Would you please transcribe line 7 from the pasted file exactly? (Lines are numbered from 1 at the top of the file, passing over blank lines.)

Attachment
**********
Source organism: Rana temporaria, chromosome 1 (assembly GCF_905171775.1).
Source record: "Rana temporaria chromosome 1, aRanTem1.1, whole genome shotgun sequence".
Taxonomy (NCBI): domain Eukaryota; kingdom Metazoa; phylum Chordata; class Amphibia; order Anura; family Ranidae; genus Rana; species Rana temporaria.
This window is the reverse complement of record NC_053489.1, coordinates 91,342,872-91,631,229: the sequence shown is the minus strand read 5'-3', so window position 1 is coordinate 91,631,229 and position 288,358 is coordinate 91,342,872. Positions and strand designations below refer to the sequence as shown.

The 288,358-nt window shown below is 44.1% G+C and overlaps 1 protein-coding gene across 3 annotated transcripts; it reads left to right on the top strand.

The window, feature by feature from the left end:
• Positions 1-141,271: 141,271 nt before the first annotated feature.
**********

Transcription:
• Positions 1-141,271: 141,271 nt before the first annotated feature.